Based on the amazing Ace editing component, Caret brings professional-strength text editing to Chrome OS. With Caret, you no longer need to install a second OS to get what other platforms take for granted: a serious editor for local files, aimed at working programmers.
Caret offers syntax highlighting for a wide variety of languages, and all of the standard themes that come with Ace, including emulations of coloring from other editors like Eclipse, XCode, and the Chrome Dev Tools.
Once you've gotten used to making many changes with just a keystroke or two, it's hard to go back to just one cursor. Caret offers multiple cursors and selections, and support for Sublime keybindings like Ctrl-D (select next match).
Why bother learning keyboard shortcuts? With the command palette (Ctrl-Shift-P), you can just start typing what you want: Caret will fuzzy-search the menu configuration, find the command you want, and execute it for you. You never need to touch the mouse again.
stolen borrowed from Sublime is the smart "go to anywhere" dialog. Jump instantly to any open file, plus any line or search phrase within that file, in just a few keystrokes. Press Ctrl-P to open the window, then just start typing the filename you want.
Almost everything in Caret — menus, keyboard shortcuts, and editor setup — is configured from JSON-formatted files, editable through the same text interface as everything else. These files are backed up to Chrome's sync storage, meaning that you only need to set your preferences once in order to have them on every machine you use.
Caret will remember your open tabs and re-open them for you. You won't have to take five minutes to find all your work again after taking a break or rebooting for a system update. Save a project file, and it'll even re-open the directory tree for you.
Like most good editors, Caret will open a folder and present a browseable tree view. It'll even search that folder from the command palette. But with project files, you can also override any setting on a per-project basis, and switch between them quickly. It's perfect for moving between projects with different code styles or file types.
Sure, it's standard. But that's the point: Caret is a text editor for you, the programmer, not a toy notepad with a limited feature set or a service trying to take your money.
If you're running Chrome, you can install Caret directly from the Chrome Web Store. You don't need to be logged into a Google account, but some features (like synchronized settings) won't work unless you are.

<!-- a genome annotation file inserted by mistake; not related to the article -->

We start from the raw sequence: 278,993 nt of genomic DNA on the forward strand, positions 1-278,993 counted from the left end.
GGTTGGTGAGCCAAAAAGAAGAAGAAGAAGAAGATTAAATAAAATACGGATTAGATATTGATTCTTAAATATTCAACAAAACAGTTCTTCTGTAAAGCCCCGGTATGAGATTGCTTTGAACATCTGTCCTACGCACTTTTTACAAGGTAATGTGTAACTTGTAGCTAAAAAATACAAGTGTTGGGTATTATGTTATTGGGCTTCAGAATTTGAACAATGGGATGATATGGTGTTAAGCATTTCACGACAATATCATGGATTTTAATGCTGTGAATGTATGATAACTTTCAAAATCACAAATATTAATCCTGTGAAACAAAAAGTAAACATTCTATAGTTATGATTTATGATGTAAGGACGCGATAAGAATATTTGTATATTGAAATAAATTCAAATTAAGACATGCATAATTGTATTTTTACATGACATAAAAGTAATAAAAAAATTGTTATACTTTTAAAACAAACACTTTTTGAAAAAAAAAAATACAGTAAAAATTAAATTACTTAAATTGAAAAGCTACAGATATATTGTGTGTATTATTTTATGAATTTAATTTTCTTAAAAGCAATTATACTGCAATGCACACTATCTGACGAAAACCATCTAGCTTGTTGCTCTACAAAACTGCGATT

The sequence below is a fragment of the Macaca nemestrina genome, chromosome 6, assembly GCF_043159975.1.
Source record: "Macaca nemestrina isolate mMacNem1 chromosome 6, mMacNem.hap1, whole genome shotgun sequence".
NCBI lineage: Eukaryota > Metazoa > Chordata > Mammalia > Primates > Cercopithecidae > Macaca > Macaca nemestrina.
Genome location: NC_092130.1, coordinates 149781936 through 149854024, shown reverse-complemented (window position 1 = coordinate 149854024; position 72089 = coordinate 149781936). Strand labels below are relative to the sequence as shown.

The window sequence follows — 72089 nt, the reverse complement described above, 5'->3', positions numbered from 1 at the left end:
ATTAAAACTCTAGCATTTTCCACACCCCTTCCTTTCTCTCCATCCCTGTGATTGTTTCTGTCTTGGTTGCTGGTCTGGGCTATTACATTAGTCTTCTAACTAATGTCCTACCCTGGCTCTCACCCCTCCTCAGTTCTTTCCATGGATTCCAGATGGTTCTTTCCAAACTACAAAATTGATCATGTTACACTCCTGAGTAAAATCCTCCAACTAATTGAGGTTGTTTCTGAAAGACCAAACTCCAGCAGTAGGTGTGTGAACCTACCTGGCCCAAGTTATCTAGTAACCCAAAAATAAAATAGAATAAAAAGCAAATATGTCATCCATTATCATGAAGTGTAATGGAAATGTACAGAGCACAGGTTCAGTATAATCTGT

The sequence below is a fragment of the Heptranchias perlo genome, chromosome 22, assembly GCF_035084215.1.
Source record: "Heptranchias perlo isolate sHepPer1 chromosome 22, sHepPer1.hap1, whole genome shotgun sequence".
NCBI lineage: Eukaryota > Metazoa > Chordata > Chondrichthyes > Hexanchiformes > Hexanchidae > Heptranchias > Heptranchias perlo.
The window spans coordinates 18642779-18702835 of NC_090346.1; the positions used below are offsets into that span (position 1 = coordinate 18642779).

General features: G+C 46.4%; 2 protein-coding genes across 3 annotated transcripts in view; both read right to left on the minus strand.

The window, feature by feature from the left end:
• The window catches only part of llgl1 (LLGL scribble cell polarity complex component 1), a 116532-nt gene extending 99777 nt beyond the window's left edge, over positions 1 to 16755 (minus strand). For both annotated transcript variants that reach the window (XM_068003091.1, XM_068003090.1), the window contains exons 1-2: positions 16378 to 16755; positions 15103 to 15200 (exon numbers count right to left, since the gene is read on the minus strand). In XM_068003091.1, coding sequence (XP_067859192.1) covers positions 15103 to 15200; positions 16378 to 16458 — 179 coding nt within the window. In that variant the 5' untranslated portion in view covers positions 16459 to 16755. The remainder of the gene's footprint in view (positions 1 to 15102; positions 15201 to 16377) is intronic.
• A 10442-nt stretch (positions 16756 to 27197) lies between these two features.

If you're a little paranoid about installing code from a walled garden (and who could blame you?), or you want to run the very latest version, you can also install Caret directly from this website by saving this file and dragging it onto your Extensions page in Chrome. You'll still get automatic updates on the "beta channel" this way. You can also clone the repo and install it as an "unpacked extension" from the Chrome extensions page, but then you'll have to remember to update on your own.
Like all good developer tools, Caret is 100% open-source under the GPLv2. Visit the GitHub repository to view the code, file bugs, or contribute yourself. Any help is welcome and much appreciated! You can also report bugs via the store support page.
The best way to ensure privacy is not to gather your information in the first place. I have no experience (or interest, honestly) in managing user data, so there is no tracking code built into Caret, and it never sends any of your information over the network. In fact, Caret requests no network access permissions from Chrome, so it's incapable of communicating beyond your local machine even if I wanted it to.
Caret does use Chrome APIs for synchronizing your settings between computers and checking for updates. Synchronized storage is linked to your Google account, encrypted according to your Chrome settings, and does not provide any personally-identifiable information when used. None of that information ever gets back to me.
Caret is written by Thomas Wilburn, with a little help from open-source contributors. Ace is a project of Cloud9 and Mozilla. Chrome, of course, is a product of Google through the Chromium Project.